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RPS Approves In-Person Spring Return for 800 Students

school board on zoom
The Richmond Public School Board met last night virtually. (Screenshot: Facebook live stream)

On Monday, the Richmond school board approved a plan to return about 800 students to in-person instruction after spring break in April. The plan was approved by a 6 to 2 vote, with Board member Shonda Harris-Muhammed abstaining.

The district will prioritize “high need” students, particularly those with disabilities and English language learners at the elementary level. They will make up about 300 of the students coming back.

The other 500 students will attend in-person classes at RPS childcare centers, which will be granted expanded capacity. Kamras says the district will rely on non-teacher support staff to teach these in-person classes in order to avoid disrupting existing student-teacher relationships.

“For seven months, our teachers and students have been developing relationships over the computer screen. I think the very  worst thing we could do right now would be to break up those relationships and assign students to new teachers,” Kamras said. He said a larger in-person return would have caused these relationships to be broken up.

The superintendent had initially committed to keeping classes fully virtual for Richmond students through the beginning of next school year in August, but last month, Gov. Ralph Northam called on Virginia schools to offer some sort of in-person option by March 15th. 

Kamras initially offered up a more conservative plan that would only bring back 100 high-need students after spring break. 

The superintendent says virtual classes remain an option for families, and teachers will not be required to work in person at any point in the spring.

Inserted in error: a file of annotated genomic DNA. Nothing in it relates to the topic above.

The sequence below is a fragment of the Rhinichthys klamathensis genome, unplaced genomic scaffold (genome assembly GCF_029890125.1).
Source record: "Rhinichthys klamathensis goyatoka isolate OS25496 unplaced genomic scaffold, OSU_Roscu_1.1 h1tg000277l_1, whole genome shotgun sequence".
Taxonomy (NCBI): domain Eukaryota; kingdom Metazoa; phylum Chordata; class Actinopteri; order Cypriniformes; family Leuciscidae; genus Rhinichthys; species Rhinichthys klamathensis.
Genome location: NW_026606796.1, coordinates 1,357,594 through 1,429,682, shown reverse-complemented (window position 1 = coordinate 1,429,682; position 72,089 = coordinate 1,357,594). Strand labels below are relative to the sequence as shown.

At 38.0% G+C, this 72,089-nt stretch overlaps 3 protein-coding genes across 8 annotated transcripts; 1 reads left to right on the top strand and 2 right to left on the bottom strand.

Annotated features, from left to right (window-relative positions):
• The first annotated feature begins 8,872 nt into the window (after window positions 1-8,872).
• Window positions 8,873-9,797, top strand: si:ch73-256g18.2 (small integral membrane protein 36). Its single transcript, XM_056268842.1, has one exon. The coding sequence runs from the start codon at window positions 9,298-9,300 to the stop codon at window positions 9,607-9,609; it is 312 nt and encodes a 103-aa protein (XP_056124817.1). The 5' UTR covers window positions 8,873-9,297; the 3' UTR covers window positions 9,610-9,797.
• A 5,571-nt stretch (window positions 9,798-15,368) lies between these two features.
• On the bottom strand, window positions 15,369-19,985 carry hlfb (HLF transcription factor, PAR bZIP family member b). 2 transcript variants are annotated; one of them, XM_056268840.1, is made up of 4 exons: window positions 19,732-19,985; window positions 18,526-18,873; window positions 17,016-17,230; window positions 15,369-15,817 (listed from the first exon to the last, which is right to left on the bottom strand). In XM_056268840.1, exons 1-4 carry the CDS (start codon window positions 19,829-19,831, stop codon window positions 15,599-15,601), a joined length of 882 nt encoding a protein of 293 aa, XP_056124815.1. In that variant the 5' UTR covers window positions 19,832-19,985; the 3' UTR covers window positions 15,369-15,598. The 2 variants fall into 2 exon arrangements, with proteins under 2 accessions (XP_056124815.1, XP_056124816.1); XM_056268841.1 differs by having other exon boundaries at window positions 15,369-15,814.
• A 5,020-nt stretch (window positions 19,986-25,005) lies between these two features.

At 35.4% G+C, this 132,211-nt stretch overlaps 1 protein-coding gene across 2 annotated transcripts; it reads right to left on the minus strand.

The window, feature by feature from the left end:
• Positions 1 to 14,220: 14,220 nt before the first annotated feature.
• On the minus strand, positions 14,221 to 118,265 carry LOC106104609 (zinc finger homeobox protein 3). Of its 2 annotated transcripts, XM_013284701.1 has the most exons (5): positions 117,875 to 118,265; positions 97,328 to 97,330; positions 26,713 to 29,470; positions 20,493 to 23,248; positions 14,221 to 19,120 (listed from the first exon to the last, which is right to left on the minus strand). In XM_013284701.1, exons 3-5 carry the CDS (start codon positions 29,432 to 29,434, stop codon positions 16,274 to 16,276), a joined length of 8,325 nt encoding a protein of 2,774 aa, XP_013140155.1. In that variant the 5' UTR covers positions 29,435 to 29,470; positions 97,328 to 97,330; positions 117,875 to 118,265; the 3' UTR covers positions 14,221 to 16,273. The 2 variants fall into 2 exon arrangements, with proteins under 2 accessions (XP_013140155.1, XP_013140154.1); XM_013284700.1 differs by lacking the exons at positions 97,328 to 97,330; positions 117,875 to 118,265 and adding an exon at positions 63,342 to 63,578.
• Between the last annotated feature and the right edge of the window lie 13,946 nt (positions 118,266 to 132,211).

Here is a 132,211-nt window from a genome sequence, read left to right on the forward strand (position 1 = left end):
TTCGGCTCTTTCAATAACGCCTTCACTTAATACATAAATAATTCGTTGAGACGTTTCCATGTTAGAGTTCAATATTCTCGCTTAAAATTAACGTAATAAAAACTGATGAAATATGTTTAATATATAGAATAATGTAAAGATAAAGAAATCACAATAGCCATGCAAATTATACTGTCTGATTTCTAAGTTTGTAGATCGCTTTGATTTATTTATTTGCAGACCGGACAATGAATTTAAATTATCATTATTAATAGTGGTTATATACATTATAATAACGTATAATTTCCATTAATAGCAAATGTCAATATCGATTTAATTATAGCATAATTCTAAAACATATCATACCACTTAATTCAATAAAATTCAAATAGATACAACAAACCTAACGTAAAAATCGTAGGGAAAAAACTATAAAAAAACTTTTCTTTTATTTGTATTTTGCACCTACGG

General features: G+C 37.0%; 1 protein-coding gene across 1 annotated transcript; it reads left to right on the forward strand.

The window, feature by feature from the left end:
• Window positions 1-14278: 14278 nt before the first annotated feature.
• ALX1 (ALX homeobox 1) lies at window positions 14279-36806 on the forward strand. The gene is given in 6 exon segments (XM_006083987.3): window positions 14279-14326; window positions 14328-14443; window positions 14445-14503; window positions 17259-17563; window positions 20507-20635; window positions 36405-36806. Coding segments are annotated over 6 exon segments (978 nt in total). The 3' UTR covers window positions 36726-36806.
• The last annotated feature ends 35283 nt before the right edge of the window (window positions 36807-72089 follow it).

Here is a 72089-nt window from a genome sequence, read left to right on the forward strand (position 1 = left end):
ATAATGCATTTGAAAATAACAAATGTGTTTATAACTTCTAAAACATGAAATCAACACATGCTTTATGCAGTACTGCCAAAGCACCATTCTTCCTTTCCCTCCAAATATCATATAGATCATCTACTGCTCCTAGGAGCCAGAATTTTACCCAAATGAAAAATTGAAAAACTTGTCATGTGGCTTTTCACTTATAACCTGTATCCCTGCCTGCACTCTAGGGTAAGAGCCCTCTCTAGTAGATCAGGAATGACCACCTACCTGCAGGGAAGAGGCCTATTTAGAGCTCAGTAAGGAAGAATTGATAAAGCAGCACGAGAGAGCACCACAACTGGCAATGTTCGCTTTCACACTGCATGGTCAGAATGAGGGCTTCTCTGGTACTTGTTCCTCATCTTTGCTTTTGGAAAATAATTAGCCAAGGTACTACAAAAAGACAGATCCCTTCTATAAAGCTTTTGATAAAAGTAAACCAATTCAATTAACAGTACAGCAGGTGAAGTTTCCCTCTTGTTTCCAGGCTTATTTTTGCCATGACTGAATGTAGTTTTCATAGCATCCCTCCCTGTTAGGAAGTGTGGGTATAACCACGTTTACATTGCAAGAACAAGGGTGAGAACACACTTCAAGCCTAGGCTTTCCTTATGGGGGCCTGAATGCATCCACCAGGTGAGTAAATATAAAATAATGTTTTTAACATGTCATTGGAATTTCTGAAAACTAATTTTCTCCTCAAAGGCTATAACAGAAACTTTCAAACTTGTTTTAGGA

During the Monday board meeting, school officials also discussed the results of a recent RPS survey regarding Kamras’ year-round calendar proposal. The survey found that 43% of RPS families are comfortable with the adjusted calendar, while 36% disapprove. The superintendent acknowledged families of color are underrepresented by the survey, and the district will continue its outreach efforts.

Among teachers, the survey found 39% of teachers and staff support the calendar, and 33% disapprove. Only 35% said they were “likely” to work during the extra days of instruction. Kamras has said teachers would not be required to work these days.

Several community members scrutinized the district’s survey during the public comment period, calling it “flawed” and “poorly constructed,” and raising skepticism about the results. Some pointed out the data was not broken down by school or by district, making it difficult to assess how accurately it represents the diverse views of the community.

Kamras said the survey is not meant to be a “scientific survey.” He compared it to the survey the district used in December to decide classes would remain virtual through the Spring. 

“Poor methodology is poor methodology, whether you used it in December or right now,” said Board member Stephanie Rizzi of the survey. She criticized its small sample size and voiced concern regarding respondents’ ability to fill out the survey more than once.

The superintendent acknowledged the district should continue to seek feedback from the community regarding the calendar before making a decision during the upcoming March 15 board meeting.

The school board also reviewed the district’s latest graduation projections during the Monday meeting. Tracy Epp, RPS Chief Academic Officer, says the district is projecting its on-time graduation rate to rise to 85% this year, up from 70% during the 2018-2019 school year.

“It is a projection, so nothing is final until it’s final,” Epp said. “If these projections bear out though, we’re seeing some momentum in the right direction.” RPS anticipates its dropout rate to drop to around 10% this year, down from just over 24% two years prior.

While Latino students and English language learners continue to show disproportionately high dropout rates, those rates have been cut in half over the last two years. About 29% of Latino students and 26% of ELLs are projected to drop out by the end of this year.